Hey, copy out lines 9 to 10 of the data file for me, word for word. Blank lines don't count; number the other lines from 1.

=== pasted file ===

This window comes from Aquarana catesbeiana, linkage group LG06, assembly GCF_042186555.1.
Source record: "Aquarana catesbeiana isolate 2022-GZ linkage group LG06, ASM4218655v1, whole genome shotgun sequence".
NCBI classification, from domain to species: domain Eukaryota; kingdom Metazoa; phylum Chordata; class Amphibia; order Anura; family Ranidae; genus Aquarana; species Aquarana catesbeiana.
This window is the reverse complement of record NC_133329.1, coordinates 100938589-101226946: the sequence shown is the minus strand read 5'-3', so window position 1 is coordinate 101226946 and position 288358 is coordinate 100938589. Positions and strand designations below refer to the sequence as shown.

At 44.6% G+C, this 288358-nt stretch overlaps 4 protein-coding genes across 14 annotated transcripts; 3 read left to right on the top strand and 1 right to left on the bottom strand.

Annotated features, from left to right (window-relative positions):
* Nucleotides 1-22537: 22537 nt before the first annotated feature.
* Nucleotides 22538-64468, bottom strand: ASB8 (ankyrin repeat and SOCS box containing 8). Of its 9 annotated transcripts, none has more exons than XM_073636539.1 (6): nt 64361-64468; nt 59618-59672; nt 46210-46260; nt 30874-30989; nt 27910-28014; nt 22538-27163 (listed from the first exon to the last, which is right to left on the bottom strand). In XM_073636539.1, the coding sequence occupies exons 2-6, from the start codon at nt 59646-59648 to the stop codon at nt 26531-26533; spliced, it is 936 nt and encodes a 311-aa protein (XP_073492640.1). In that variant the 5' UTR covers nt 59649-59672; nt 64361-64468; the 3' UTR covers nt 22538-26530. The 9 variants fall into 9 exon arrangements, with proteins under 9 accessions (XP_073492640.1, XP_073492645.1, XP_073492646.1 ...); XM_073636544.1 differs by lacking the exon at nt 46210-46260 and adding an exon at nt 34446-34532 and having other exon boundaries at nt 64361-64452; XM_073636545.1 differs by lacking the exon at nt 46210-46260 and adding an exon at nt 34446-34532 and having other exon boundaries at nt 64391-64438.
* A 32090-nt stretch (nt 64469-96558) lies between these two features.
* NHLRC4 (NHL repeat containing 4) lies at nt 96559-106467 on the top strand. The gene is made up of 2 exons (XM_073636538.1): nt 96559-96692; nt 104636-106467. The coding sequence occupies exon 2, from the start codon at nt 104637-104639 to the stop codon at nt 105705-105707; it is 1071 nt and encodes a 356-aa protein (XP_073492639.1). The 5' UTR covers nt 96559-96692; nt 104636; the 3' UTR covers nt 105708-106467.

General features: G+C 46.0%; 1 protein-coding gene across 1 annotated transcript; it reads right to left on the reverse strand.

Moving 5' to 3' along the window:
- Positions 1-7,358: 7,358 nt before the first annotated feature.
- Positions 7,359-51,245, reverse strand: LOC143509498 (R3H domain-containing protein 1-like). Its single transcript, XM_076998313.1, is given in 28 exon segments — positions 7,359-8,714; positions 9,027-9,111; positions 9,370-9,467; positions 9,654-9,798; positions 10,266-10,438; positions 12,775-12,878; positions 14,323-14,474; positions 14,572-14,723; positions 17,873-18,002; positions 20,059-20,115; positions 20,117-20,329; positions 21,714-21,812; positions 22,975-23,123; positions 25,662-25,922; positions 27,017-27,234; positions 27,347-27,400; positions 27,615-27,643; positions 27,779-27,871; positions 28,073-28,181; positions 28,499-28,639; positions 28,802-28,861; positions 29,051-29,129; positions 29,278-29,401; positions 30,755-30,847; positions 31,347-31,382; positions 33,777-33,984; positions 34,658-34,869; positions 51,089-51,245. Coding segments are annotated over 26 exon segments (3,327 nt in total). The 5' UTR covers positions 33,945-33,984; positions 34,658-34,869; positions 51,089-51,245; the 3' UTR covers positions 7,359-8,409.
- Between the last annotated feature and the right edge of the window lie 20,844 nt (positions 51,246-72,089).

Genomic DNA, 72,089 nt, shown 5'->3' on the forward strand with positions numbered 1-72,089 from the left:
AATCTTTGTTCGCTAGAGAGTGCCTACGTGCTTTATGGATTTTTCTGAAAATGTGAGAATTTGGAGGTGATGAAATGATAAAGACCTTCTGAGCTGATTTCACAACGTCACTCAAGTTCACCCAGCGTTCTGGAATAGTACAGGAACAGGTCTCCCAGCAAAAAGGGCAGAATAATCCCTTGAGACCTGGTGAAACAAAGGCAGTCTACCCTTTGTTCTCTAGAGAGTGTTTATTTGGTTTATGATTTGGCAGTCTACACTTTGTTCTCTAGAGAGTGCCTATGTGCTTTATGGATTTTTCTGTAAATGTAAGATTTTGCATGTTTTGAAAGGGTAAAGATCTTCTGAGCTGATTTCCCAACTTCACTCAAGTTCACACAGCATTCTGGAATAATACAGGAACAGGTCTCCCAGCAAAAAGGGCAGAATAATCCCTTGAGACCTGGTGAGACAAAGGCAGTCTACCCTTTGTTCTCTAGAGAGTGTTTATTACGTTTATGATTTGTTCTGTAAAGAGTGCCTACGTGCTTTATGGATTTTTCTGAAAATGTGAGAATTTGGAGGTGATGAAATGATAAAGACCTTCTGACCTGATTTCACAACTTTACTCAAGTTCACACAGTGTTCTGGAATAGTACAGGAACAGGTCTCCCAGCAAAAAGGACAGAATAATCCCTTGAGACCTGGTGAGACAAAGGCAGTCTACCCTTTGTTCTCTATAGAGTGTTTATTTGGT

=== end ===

* A 32090-nt stretch (nt 64469-96558) lies between these two features.
* NHLRC4 (NHL repeat containing 4) lies at nt 96559-106467 on the top strand. The gene is made up of 2 exons (XM_073636538.1): nt 96559-96692; nt 104636-106467. The coding sequence occupies exon 2, from the start codon at nt 104637-104639 to the stop codon at nt 105705-105707; it is 1071 nt and encodes a 356-aa protein (XP_073492639.1). The 5' UTR covers nt 96559-96692; nt 104636; the 3' UTR covers nt 105708-106467.